1. The transferred amount can be used to pay medical benefits for either the year of the transfer or the year of transfer and the future transfer period (i.e., a qualified future transfer);
  2. The transferred amount must approximate the amount of medical expenses anticipated for the year of transfer or the year of transfer and future years during the transfer period;
  3. An employer can make only one such transfer in a year;
  4. All accrued benefits of participants in the defined benefit plan must be fully vested; and
  5. The employer must commit to a minimum cost requirement with respect to the medical benefits.

Conclusion

Pension plan sponsors may find 401(h) accounts appealing as one way to provide for the payment of retiree medical benefits. Depending on the terms of the plan, a 401(h) account can receive employer and/or employee contributions as well as transfers of excess pension benefits, provided certain requirements are met. 401(h) account contributions are tax deductible; earnings are tax-deferred; and distributions can be tax free.

[1] Or money purchase pension plan or annuity plan

[2] For qualified future transfers, substitute 120 percent

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The “High 25” and Benefit Restrictions

The “High 25” and Benefit Restrictions

“My client, a senior partner with an engineering firm, called and was upset because the administrator of his firm’s cash balance plan told him he can’t take a lump distribution, even though the plan document specifically permits lump sums. How can this be? I thought the plan sponsor had to follow the plan document.”

ERISA consultants at the Retirement Learning Center Resource Desk regularly receive calls from financial advisors on a broad array of technical topics related to IRAs and qualified retirement plans. We bring Case of the Week to you to highlight the most relevant topics affecting your business.

Highlights of Discussion

  • Unfortunately for your client, in certain circumstances, defined benefit (including cash balance) plans, cannot make lump sum distributions to highly compensated employees (HCEs), despite the option being available under the terms of the plan.  This restriction, sometimes known as the “High 25” or claw back rule, affects the top 25 highest paid HCEs. The rule is intended to ensure large lump sum distributions made to the top HCEs don’t jeopardize the funding status of the plan and its ability to make benefit payments to other participants.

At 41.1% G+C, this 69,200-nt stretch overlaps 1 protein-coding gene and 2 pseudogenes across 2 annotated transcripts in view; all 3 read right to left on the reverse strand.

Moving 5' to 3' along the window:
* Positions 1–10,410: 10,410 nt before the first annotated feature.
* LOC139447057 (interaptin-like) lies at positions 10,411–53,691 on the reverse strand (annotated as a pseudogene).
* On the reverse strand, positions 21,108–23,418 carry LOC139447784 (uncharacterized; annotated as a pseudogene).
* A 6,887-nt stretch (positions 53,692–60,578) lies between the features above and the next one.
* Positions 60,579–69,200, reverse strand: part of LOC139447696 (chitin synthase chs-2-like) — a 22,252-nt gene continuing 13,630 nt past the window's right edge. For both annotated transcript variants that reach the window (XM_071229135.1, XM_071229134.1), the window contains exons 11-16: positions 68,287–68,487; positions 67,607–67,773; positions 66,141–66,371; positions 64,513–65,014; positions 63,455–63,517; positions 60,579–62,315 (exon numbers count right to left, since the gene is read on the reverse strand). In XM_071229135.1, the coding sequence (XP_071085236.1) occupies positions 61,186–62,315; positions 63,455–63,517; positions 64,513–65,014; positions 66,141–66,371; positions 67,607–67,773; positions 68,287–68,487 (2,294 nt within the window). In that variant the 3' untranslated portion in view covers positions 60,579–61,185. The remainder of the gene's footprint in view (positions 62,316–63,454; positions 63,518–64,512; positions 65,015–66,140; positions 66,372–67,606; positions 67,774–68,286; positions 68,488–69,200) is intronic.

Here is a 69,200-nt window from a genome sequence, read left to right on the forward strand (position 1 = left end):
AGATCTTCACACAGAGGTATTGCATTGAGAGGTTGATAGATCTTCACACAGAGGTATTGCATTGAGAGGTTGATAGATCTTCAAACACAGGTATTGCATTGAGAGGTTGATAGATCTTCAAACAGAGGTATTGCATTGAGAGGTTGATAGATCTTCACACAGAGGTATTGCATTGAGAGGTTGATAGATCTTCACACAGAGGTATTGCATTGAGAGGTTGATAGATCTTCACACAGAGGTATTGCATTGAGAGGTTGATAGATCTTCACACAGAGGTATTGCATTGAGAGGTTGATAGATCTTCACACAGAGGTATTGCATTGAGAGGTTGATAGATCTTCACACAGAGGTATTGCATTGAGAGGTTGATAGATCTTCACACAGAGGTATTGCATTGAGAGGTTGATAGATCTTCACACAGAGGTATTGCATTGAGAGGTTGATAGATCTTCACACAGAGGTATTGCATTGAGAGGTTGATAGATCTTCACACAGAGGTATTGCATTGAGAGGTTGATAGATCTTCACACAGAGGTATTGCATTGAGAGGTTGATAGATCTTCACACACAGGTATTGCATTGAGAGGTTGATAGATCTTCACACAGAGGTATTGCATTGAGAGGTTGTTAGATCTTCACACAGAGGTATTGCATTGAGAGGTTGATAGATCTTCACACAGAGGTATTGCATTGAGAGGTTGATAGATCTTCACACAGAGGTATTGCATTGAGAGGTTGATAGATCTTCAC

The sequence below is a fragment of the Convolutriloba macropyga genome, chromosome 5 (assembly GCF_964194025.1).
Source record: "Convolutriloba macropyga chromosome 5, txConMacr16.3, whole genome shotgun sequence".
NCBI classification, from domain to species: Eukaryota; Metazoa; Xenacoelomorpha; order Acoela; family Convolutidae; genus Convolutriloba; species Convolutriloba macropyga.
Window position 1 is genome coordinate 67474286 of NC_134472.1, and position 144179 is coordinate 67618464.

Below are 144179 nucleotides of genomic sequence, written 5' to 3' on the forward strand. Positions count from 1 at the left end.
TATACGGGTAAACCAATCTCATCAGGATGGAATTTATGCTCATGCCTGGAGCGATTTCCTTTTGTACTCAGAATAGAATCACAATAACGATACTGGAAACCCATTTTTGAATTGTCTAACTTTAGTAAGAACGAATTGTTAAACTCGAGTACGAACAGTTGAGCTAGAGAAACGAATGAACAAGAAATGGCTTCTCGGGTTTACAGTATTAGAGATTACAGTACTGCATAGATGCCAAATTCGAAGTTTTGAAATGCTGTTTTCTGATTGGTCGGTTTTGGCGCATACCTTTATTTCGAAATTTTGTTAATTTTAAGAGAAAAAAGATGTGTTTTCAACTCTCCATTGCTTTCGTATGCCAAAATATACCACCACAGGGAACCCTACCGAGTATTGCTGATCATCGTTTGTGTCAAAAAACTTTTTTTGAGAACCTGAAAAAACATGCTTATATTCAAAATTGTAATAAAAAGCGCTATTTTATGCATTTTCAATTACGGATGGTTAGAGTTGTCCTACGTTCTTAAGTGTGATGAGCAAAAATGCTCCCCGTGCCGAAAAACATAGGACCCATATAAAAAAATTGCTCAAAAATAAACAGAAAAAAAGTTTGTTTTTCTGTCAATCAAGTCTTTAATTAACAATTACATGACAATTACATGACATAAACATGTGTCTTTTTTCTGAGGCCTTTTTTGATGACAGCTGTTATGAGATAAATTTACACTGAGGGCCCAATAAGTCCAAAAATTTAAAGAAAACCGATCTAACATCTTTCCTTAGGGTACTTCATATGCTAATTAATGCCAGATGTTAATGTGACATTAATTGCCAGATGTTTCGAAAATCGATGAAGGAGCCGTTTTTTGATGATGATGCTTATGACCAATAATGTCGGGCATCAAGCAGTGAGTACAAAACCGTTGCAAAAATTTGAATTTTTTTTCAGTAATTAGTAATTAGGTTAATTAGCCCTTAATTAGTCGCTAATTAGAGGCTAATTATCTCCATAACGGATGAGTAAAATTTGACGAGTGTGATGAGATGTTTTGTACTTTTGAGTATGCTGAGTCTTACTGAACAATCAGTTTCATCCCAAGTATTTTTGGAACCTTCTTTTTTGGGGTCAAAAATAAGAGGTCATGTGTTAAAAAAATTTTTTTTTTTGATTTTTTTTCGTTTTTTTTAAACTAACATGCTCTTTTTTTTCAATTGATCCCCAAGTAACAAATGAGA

• Treas. Reg. 1.401(a)(4)-5(b)(3)(ii) states that a plan cannot make certain benefit payments (including a lump sum payment) to an HCE (a restricted employee) who is in the top 25 of employees in terms of compensation unless one of the following is satisfied:

 

  1. After taking into account the payment to the restricted employee of all benefits payable to or on behalf of that restricted employee under the plan, the value of plan assets must equal or exceed 110 percent of the value of current liabilities;
  2. The value of the benefits payable to or on behalf of the restricted employee must be less than one percent of the value of current liabilities before distribution; or
  3. The value of the benefits payable to the restricted employee must not exceed $5,000 [the amount described in section 411(a)(11)(A) of the Internal Revenue Code (IRC) related to restrictions on certain mandatory distributions].

 

  • Revenue Ruling 92-76 prescribes three workarounds, permitting a lump sum if the client does not wish to take an annuity payment.  A  lump sum is permitted if

 

  1. The distribution is placed in an escrow account;
  2. A surety bond is obtained for the distributed amount; or
  3. A letter of credit is secured that allows the plan to recoup all or a portion of the distribution in the event of future funding shortfall.

These rules are complex and expert counsel is necessary to ensure compliance.

Conclusion

When discussing benefit restriction rules for defined benefit plans with your clients, do not forget the well-entrenched benefit restrictions that may apply for the High 25 HCEs in the plan.